The family's subsequent prank on Ramiro is therefore tinged with devilish irony, ostensibly designed to teach the patriarch human values that they themselves lack. Without the knowledge the family possesses that all will naturally return to "normal," Ramiro, after shaking off his dreamlike shock, inevitably descends into depression and makes a ridiculously botched attempt at suicide. Aiming to jump off the roof of a building in a poor district of Mexico City, he only falls a few feet before being braced by a bit of scaffolding and rescued by a construction worker named Pablo (Rubén Rojo) who insists that if he were to hit the ground from such a height it would only result in a life in a wheelchair that would arguably be worse than death. That Ramiro falls for Pablo's heroic rescue disguised as an obvious lie does little to bolster his appreciation of life and love though; soon after, when he overhears a conversation about the prank and fumes at his family's insensitivity, he responds by launching a trick of his own in which he purports to have actually lost his fortune, meanwhile continuing to live in his mansion and overseeing his family's newfound poverty. It's a mean-spirited turn of fate engineered by Ramiro that he passes off as his own attempt to teach his family members a sense of dignity and humility; the difference is that they gradually come to embrace their modest means of living, finding small sources of success and happiness.
Despite the ludicrous nature of these twists and turns, there's a fundamentally simple-minded core to The Great Madcap, an element of moralistic pandering inherent in its script that belies even Buñuel's subtle suggestions that the problems with humanity are too broad and diffuse to be reduced to class distinctions (after all, nothing proves capable of shaking the family's place in the upper-class, but their pettiness largely remains even after some breakthroughs). Buñuel sees the major issues in the film's ensemble of characters to be an absence of love and appreciation towards others and a blindness towards diversity, issues too deep-seated to be cured by loopy plot devices, but the film nevertheless implies that Ramiro's family has been taught a lesson through their involuntary hardship. Virginia, initially set upon a marriage to the wealthy Alfredo (Luis Alcoriza), changes her mind when confronted with her love for Pablo, a romance that transforms her initially narrow worldview. Pablo's near-rejection of Virginia on account of his discovery that she is in fact rich adds a blip in the streamlined nature of the film's moral, offering a lower-class attitude nearly as reductive as that of the financial elite, but it's treated merely as a momentary reaction to shock rather than a bottomless aversion to a group of people and therefore doesn't signal as the locus of Buñuel's energy in quite the same way that his skewering of privilege does. For the most part, there's a black and white dichotomy at the heart of the film that is occasionally saved by the sheer hilarity of Buñuel's investment, but otherwise threatens to reduce the film to a blunt parable.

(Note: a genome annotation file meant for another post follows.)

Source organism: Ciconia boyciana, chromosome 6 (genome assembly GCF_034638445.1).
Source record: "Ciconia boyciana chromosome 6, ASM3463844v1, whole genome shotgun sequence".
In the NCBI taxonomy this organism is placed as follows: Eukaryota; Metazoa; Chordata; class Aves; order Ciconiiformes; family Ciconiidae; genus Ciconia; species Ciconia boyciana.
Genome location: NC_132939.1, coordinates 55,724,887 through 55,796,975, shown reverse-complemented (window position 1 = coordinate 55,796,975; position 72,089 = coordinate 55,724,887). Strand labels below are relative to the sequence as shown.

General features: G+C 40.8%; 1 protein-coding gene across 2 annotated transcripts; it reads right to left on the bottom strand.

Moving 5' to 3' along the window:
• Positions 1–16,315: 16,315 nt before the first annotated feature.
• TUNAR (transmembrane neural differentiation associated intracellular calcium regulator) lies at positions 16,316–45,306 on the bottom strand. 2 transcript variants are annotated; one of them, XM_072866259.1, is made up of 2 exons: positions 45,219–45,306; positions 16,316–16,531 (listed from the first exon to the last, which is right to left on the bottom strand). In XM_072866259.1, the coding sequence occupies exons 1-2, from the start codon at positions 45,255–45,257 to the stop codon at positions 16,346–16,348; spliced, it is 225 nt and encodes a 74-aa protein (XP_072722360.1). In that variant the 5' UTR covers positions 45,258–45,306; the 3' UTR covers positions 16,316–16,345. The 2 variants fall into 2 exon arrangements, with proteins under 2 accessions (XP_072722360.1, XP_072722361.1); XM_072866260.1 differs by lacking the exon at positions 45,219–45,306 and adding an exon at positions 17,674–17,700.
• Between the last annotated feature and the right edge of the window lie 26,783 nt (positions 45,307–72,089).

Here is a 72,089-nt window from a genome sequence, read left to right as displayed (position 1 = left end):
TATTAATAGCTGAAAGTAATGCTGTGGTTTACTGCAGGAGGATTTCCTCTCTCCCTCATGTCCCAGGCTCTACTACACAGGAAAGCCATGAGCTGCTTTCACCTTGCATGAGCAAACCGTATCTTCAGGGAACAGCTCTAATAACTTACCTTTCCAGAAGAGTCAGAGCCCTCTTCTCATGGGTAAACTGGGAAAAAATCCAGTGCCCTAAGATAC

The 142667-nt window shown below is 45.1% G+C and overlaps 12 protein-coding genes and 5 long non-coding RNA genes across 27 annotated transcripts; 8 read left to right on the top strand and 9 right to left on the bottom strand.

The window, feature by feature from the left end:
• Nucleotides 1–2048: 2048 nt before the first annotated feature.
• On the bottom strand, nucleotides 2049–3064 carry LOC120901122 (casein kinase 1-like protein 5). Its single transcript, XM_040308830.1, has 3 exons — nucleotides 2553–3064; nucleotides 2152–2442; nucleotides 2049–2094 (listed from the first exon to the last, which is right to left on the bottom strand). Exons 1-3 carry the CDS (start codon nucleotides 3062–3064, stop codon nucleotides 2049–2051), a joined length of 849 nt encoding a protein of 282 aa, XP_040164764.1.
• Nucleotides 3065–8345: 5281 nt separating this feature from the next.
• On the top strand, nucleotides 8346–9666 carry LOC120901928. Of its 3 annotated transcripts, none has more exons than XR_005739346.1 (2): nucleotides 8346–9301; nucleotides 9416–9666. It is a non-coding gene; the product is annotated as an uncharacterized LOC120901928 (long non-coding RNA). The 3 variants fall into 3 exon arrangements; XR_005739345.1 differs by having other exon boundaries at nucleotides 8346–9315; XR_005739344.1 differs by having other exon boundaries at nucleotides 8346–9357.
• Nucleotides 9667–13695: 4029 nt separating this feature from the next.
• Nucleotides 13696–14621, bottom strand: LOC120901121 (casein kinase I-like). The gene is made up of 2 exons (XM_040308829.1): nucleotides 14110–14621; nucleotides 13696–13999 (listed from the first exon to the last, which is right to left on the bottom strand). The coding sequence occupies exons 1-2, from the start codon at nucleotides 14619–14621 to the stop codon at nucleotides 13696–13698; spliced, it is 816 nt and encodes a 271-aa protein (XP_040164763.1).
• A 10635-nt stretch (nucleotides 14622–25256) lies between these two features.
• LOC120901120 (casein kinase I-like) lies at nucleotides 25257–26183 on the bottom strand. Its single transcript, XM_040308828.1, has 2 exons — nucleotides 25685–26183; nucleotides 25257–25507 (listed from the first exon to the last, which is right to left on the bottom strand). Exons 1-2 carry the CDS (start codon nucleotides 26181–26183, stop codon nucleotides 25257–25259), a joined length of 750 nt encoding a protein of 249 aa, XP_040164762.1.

If the script's spiral into easy moralizing is its greatest flaw, Buñuel's stiff visual style often fails to shift the attention. Some of Buñuel's stylistic tics - his method of starting a scene on a minor detail before dollying back to reveal the entire space, his habit of bunching bodies together in comical medium shot - emerge in striking ways, usually to underline the way that objects have defined the wealthy lifestyle or to emphasize the smallness and dysfunctional nature of the characters, but the film's default mode is unimaginative wide shots that exist seemingly for no other aesthetic reason than to capture all of the often busy staging in one fell swoop. (An early instance of effective camera movement and cross-cutting follows Ramiro as he makes a mess out of his daughter's wedding recital, and it's predictably one of the most dynamic scenes in the film.) But directors like Buñuel tend to couple weak decisions with convincing ones, and as such, The Great Madcap's combination of rigid studio setups and freer on-location sequences anticipating Los Olvidados' primal vérité offers a fascinating counterpoint to the more schematic choices. When we see children run through the background of a frame, it alone sends a ripple of anarchist energy through this otherwise commercially contained, if frequently funny, product.